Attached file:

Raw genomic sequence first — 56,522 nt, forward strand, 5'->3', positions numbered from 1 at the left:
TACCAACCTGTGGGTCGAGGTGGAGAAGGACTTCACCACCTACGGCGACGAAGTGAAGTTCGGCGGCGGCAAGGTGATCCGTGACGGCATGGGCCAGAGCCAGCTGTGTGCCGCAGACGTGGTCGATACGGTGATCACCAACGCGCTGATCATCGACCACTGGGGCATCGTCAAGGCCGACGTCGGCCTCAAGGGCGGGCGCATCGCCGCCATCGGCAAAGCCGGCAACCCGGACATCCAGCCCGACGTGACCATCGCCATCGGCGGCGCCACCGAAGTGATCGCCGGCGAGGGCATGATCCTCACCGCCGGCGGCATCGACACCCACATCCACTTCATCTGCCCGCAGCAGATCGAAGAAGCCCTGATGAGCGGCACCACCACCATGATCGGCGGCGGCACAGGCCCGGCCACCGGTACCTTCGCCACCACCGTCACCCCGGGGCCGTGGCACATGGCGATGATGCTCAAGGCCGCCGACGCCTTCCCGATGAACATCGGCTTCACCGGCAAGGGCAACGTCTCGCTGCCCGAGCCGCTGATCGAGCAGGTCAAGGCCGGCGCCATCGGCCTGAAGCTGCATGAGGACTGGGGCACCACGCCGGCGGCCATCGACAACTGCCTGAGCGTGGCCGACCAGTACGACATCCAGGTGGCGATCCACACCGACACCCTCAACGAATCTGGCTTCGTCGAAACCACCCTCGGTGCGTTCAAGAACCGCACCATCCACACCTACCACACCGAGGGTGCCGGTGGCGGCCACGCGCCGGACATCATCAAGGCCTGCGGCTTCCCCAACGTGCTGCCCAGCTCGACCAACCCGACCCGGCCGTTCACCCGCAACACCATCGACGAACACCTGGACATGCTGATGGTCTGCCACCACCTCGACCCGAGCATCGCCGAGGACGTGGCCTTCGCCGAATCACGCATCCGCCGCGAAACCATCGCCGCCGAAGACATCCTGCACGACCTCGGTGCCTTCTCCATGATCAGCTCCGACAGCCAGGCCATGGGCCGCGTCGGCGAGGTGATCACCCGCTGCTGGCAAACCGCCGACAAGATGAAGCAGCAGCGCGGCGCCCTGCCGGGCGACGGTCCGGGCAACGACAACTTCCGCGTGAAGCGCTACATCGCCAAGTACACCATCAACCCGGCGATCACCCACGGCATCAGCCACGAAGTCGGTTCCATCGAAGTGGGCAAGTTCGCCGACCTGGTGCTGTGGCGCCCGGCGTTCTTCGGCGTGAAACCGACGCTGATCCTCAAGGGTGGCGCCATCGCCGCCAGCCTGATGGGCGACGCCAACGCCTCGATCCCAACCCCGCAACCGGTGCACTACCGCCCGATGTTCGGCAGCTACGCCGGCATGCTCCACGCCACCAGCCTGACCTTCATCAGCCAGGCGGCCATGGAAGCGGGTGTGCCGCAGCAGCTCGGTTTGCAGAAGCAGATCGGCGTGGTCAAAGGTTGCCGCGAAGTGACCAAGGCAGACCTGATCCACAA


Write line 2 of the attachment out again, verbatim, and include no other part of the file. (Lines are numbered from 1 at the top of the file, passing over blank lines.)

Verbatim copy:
TACCAACCTGTGGGTCGAGGTGGAGAAGGACTTCACCACCTACGGCGACGAAGTGAAGTTCGGCGGCGGCAAGGTGATCCGTGACGGCATGGGCCAGAGCCAGCTGTGTGCCGCAGACGTGGTCGATACGGTGATCACCAACGCGCTGATCATCGACCACTGGGGCATCGTCAAGGCCGACGTCGGCCTCAAGGGCGGGCGCATCGCCGCCATCGGCAAAGCCGGCAACCCGGACATCCAGCCCGACGTGACCATCGCCATCGGCGGCGCCACCGAAGTGATCGCCGGCGAGGGCATGATCCTCACCGCCGGCGGCATCGACACCCACATCCACTTCATCTGCCCGCAGCAGATCGAAGAAGCCCTGATGAGCGGCACCACCACCATGATCGGCGGCGGCACAGGCCCGGCCACCGGTACCTTCGCCACCACCGTCACCCCGGGGCCGTGGCACATGGCGATGATGCTCAAGGCCGCCGACGCCTTCCCGATGAACATCGGCTTCACCGGCAAGGGCAACGTCTCGCTGCCCGAGCCGCTGATCGAGCAGGTCAAGGCCGGCGCCATCGGCCTGAAGCTGCATGAGGACTGGGGCACCACGCCGGCGGCCATCGACAACTGCCTGAGCGTGGCCGACCAGTACGACATCCAGGTGGCGATCCACACCGACACCCTCAACGAATCTGGCTTCGTCGAAACCACCCTCGGTGCGTTCAAGAACCGCACCATCCACACCTACCACACCGAGGGTGCCGGTGGCGGCCACGCGCCGGACATCATCAAGGCCTGCGGCTTCCCCAACGTGCTGCCCAGCTCGACCAACCCGACCCGGCCGTTCACCCGCAACACCATCGACGAACACCTGGACATGCTGATGGTCTGCCACCACCTCGACCCGAGCATCGCCGAGGACGTGGCCTTCGCCGAATCACGCATCCGCCGCGAAACCATCGCCGCCGAAGACATCCTGCACGACCTCGGTGCCTTCTCCATGATCAGCTCCGACAGCCAGGCCATGGGCCGCGTCGGCGAGGTGATCACCCGCTGCTGGCAAACCGCCGACAAGATGAAGCAGCAGCGCGGCGCCCTGCCGGGCGACGGTCCGGGCAACGACAACTTCCGCGTGAAGCGCTACATCGCCAAGTACACCATCAACCCGGCGATCACCCACGGCATCAGCCACGAAGTCGGTTCCATCGAAGTGGGCAAGTTCGCCGACCTGGTGCTGTGGCGCCCGGCGTTCTTCGGCGTGAAACCGACGCTGATCCTCAAGGGTGGCGCCATCGCCGCCAGCCTGATGGGCGACGCCAACGCCTCGATCCCAACCCCGCAACCGGTGCACTACCGCCCGATGTTCGGCAGCTACGCCGGCATGCTCCACGCCACCAGCCTGACCTTCATCAGCCAGGCGGCCATGGAAGCGGGTGTGCCGCAGCAGCTCGGTTTGCAGAAGCAGATCGGCGTGGTCAAAGGTTGCCGCGAAGTGACCAAGGCAGACCTGATCCACAA